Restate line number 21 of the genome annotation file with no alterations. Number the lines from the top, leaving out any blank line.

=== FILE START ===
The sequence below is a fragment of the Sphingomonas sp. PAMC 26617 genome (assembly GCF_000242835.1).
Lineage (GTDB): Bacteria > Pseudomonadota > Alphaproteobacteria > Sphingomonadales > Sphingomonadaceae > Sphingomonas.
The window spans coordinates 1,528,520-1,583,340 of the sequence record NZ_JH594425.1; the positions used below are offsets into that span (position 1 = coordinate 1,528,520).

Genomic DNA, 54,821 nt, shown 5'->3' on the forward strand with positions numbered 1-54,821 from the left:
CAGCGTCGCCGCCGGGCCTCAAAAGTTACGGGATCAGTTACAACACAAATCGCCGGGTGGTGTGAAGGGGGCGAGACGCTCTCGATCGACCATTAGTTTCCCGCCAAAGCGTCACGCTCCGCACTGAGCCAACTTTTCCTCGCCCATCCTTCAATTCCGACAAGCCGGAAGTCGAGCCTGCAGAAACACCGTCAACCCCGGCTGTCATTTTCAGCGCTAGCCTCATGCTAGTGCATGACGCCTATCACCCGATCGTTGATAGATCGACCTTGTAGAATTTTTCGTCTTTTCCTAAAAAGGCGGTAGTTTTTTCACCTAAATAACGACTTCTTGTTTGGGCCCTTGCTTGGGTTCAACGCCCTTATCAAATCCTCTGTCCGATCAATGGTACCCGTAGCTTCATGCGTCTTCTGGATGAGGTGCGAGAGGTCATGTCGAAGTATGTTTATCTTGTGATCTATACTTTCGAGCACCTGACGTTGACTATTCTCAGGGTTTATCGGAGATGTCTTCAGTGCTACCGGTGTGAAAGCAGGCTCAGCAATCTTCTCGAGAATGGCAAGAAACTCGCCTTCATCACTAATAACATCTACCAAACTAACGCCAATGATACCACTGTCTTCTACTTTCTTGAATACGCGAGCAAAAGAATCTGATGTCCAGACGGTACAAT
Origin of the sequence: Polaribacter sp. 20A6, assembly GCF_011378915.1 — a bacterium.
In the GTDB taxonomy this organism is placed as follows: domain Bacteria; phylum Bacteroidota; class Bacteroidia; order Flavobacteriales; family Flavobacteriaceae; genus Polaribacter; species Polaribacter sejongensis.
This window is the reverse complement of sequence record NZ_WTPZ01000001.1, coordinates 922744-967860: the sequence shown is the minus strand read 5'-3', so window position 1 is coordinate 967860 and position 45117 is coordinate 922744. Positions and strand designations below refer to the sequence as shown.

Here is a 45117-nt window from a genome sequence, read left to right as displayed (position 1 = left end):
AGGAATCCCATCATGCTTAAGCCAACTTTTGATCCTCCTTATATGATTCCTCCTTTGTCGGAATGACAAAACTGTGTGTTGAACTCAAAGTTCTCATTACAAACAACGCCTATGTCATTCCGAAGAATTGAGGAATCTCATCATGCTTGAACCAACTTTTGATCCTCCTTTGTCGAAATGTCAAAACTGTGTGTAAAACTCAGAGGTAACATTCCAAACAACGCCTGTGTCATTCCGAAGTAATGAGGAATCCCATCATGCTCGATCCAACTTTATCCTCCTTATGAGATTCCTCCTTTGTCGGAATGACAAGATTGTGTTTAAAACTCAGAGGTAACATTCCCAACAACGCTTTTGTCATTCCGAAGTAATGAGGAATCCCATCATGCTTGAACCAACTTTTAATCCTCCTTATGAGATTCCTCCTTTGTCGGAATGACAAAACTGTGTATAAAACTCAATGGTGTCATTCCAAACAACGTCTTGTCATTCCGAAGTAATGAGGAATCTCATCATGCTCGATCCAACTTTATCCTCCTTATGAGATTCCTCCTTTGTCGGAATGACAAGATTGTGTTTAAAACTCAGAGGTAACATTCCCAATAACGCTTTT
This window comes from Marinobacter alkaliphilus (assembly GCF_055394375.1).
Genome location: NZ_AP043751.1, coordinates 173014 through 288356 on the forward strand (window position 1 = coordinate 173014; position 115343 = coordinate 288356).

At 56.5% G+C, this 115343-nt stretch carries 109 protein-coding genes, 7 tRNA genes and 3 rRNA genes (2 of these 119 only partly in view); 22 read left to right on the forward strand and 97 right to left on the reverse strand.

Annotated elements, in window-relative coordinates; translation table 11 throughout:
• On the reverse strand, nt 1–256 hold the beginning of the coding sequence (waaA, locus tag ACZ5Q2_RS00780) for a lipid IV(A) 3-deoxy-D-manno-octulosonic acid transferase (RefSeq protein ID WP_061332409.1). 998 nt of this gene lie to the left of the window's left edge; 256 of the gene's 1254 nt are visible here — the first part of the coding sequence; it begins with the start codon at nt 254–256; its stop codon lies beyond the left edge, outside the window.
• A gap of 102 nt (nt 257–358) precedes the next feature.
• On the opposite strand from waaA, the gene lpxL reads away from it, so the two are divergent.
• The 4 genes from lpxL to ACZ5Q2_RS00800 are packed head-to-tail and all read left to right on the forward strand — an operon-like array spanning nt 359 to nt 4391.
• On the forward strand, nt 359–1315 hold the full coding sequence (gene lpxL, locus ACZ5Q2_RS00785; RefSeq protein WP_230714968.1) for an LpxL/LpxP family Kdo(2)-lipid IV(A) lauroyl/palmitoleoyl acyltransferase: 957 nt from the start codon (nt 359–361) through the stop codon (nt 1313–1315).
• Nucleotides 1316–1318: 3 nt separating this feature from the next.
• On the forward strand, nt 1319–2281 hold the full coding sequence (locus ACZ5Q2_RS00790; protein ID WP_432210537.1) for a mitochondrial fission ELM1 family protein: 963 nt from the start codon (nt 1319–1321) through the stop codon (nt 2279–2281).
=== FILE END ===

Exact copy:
• On the forward strand, nt 1319–2281 hold the full coding sequence (locus ACZ5Q2_RS00790; protein ID WP_432210537.1) for a mitochondrial fission ELM1 family protein: 963 nt from the start codon (nt 1319–1321) through the stop codon (nt 2279–2281).